I can give you several reasons why I thought of this, such as
> Light armor (leather armor) represents agility. Club swing or pierce attack may not as fast as assassin blade. And thus, a slashing attack works better for light armor.
> Medium armor (chain mail) represents versatility. It protects you well enough but also leaves a weak spot such as an arrow goes through the chain mail armor.
> Heavy armor (plate armor) protects you well enough. Targetting the weak point would be hard. But impact damage would go through the armor as the shock would resonate through the body and deliver the damage better than the other two.

Of course, there could be a counterargument to these reasons. Guess what, it doesn't matter. You make the rules, the players follow. As long as you make it easy to learn.
 

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Your confusion is coming from the fact that damage types vs. armor types is a very muddy relationship - and if it's not immediately clear to you, how in the world do you expect your player to intuit or remember it?

I recently discussed why I hate when weapons each have different damage types (like slashing, piercing, blunt, etc.) that modify damage calculations - full post is here. While I focus on damage vs. specific enemies, almost all of the same logic (for why it's a bad mechanic) applies to damage vs. armor types as well.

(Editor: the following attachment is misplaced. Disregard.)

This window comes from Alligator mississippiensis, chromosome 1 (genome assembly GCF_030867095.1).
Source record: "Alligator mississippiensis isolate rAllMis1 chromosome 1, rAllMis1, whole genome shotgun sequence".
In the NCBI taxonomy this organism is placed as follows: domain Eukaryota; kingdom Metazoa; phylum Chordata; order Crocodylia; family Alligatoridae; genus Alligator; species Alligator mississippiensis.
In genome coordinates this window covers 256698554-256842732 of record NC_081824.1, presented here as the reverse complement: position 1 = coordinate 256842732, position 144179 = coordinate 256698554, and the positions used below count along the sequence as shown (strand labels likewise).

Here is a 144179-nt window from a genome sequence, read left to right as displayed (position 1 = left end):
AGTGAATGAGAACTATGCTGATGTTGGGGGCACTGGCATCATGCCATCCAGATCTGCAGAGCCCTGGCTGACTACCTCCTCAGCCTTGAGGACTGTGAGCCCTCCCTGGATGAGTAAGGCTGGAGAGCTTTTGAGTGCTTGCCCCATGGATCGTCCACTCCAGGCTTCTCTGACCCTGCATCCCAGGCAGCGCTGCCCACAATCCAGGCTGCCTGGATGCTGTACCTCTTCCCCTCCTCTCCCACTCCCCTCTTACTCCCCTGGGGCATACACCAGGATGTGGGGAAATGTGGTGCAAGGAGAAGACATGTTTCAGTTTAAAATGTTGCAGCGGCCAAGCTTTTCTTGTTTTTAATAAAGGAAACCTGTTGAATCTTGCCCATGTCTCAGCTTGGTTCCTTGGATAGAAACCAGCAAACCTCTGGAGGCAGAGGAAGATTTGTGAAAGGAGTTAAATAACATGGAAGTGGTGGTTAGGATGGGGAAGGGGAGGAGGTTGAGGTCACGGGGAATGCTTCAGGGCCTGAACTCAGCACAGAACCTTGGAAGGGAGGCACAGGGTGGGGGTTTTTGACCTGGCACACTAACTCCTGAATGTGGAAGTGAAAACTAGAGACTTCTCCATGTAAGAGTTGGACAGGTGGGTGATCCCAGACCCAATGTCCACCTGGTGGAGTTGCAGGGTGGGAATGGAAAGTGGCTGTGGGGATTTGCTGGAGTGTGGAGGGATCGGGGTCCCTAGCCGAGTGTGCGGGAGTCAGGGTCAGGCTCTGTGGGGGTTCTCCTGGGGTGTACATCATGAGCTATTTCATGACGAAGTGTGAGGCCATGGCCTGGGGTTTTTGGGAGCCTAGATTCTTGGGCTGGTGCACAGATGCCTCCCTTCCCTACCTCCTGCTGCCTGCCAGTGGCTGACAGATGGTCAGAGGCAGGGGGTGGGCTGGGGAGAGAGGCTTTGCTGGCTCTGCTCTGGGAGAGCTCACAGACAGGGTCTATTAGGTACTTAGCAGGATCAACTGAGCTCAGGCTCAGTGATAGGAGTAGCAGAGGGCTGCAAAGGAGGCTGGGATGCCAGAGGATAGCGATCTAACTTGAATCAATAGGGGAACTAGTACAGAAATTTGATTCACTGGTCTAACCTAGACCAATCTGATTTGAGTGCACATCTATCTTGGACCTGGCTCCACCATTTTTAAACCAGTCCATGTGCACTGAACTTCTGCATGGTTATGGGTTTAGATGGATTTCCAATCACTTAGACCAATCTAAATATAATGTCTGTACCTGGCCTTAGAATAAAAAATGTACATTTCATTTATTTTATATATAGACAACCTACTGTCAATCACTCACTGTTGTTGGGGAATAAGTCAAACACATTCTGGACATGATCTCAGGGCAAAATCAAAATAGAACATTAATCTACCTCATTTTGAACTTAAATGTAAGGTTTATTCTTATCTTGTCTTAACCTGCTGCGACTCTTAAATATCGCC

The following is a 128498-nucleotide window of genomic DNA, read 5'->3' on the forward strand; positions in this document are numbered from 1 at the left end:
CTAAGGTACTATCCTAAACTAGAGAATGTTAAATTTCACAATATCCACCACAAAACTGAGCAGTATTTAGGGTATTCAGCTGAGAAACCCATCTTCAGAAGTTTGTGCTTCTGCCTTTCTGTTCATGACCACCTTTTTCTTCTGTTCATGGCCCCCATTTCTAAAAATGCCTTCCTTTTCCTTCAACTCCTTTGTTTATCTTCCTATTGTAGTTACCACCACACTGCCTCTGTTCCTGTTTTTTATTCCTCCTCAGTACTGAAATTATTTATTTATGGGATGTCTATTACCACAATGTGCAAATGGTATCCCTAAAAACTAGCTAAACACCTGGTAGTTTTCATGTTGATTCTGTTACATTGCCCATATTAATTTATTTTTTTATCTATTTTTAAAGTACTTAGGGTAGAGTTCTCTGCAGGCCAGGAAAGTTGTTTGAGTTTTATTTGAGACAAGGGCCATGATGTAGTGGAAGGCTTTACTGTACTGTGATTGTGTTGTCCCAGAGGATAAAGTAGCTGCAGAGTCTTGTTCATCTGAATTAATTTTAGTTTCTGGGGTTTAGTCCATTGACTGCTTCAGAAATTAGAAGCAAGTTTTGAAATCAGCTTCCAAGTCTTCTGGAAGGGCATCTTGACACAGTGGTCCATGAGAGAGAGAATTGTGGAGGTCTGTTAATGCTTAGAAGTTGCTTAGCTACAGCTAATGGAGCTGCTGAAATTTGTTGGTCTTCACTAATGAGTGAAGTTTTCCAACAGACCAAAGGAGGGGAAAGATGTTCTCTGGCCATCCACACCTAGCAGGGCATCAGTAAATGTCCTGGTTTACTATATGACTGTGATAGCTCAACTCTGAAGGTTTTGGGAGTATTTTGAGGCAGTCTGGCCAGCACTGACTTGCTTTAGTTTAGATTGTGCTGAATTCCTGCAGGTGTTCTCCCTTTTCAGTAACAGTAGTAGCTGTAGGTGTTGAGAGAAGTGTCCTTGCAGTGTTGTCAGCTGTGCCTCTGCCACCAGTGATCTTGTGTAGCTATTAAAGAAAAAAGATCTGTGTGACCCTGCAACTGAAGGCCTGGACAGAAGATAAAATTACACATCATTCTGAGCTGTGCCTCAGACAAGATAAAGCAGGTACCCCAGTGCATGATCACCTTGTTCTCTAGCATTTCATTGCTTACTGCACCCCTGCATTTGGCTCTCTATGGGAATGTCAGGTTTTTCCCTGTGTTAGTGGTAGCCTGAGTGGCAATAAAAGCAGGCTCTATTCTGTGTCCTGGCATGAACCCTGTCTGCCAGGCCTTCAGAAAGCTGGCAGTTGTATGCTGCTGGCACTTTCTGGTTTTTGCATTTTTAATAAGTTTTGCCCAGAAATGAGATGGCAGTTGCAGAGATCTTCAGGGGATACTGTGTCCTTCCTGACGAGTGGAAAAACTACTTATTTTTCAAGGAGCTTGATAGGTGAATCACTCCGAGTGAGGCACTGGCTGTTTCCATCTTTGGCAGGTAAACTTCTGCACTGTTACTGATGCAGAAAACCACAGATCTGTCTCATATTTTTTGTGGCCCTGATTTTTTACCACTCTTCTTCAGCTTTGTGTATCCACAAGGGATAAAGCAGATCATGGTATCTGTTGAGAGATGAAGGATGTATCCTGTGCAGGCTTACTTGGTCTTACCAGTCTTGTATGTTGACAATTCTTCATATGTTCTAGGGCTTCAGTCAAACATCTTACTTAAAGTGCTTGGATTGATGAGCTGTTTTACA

I would strongly recommend ditching the damage types and going with more clear, more interesting, more "gamey" relationships between weapon types and armor types. Don't worry so much about realism. For example, maybe daggers attack twice for lower damage and axes attack once for higher damage - but heavy armor reduces the damage taken by 40 per hit, meaning it's more effective against the multi-hit of daggers. Meanwhile, maybe bows have a higher critical hit chance, while certain types of light armor (or even all light armor) prevents all critical hits. Now there's a very clear, easy-to-understand relationship between the types of equipment and what works well against what. It leaves a lot of room for the player to make strategic choices.